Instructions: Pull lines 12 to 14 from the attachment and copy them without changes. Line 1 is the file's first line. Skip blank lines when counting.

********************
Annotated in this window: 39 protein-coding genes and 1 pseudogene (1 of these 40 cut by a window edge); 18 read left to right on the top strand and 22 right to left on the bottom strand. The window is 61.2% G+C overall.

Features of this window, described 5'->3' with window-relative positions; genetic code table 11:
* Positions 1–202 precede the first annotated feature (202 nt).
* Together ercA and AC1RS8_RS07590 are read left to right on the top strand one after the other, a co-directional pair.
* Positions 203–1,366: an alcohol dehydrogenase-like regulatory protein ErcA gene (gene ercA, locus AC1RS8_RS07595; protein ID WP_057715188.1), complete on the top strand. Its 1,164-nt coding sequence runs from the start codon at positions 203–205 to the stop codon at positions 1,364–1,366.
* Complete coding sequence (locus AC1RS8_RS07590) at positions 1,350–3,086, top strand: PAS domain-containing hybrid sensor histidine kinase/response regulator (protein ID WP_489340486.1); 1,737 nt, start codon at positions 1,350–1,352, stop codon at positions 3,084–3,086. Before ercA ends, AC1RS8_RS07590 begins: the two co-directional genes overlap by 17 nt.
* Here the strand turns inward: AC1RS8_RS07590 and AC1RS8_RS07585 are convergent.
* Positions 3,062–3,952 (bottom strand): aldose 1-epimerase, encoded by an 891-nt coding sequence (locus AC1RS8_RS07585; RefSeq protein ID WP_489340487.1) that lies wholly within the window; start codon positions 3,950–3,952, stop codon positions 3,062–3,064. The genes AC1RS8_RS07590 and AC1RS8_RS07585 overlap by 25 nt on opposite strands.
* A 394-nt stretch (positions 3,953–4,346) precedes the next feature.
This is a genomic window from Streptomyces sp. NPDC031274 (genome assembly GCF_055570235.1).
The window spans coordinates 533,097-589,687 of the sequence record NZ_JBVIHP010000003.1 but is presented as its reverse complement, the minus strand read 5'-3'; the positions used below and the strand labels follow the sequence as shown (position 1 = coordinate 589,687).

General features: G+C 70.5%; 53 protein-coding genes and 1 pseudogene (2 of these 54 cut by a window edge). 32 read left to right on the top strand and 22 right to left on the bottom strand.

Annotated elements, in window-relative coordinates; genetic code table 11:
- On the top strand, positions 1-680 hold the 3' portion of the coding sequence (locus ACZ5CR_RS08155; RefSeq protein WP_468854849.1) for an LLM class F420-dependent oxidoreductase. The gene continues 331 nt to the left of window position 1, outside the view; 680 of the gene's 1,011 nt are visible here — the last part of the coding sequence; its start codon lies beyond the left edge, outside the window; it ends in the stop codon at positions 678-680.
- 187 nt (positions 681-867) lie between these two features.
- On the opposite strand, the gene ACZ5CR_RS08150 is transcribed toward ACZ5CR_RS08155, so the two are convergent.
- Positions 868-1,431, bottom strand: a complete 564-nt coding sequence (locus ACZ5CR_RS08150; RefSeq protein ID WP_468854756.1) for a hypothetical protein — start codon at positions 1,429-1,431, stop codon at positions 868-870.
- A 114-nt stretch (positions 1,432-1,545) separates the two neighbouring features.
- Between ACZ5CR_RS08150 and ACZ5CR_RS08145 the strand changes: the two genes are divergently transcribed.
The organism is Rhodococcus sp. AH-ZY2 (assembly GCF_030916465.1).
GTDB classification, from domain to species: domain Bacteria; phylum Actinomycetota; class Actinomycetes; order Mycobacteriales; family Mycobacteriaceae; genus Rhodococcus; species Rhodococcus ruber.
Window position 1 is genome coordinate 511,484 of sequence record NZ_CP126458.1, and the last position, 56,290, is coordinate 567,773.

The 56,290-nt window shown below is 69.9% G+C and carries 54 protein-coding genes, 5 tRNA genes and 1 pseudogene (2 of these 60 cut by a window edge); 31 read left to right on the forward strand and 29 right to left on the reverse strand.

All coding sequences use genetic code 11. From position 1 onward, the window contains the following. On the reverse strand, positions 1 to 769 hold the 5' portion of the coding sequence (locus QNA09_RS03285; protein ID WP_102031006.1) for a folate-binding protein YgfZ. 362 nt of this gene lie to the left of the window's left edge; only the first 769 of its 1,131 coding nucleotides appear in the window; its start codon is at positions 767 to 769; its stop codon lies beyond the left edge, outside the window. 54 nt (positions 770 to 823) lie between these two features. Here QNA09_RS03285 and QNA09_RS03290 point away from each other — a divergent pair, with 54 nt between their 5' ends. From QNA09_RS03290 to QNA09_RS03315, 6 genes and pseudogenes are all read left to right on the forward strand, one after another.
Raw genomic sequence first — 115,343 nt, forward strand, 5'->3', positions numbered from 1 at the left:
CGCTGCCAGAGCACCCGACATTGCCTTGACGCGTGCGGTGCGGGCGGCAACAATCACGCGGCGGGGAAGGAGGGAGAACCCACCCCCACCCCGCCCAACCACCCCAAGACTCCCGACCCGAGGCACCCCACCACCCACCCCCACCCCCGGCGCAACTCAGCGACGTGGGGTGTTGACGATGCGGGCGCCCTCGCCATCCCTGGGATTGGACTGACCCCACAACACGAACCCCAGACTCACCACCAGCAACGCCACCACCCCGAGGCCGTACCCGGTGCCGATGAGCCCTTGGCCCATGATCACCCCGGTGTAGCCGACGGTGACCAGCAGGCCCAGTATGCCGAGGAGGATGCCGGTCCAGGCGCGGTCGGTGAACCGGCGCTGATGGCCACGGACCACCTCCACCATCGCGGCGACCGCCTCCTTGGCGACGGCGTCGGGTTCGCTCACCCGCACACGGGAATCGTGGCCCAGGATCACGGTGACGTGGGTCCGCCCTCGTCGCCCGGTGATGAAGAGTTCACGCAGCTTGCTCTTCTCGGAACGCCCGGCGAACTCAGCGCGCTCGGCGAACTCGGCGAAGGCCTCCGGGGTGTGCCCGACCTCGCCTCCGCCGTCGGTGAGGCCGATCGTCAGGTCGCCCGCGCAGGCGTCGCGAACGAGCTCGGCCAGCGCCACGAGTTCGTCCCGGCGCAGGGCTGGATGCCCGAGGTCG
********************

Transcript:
General features: G+C 70.5%; 53 protein-coding genes and 1 pseudogene (2 of these 54 cut by a window edge). 32 read left to right on the top strand and 22 right to left on the bottom strand.

Annotated elements, in window-relative coordinates; genetic code table 11:
- On the top strand, positions 1-680 hold the 3' portion of the coding sequence (locus ACZ5CR_RS08155; RefSeq protein WP_468854849.1) for an LLM class F420-dependent oxidoreductase. The gene continues 331 nt to the left of window position 1, outside the view; 680 of the gene's 1,011 nt are visible here — the last part of the coding sequence; its start codon lies beyond the left edge, outside the window; it ends in the stop codon at positions 678-680.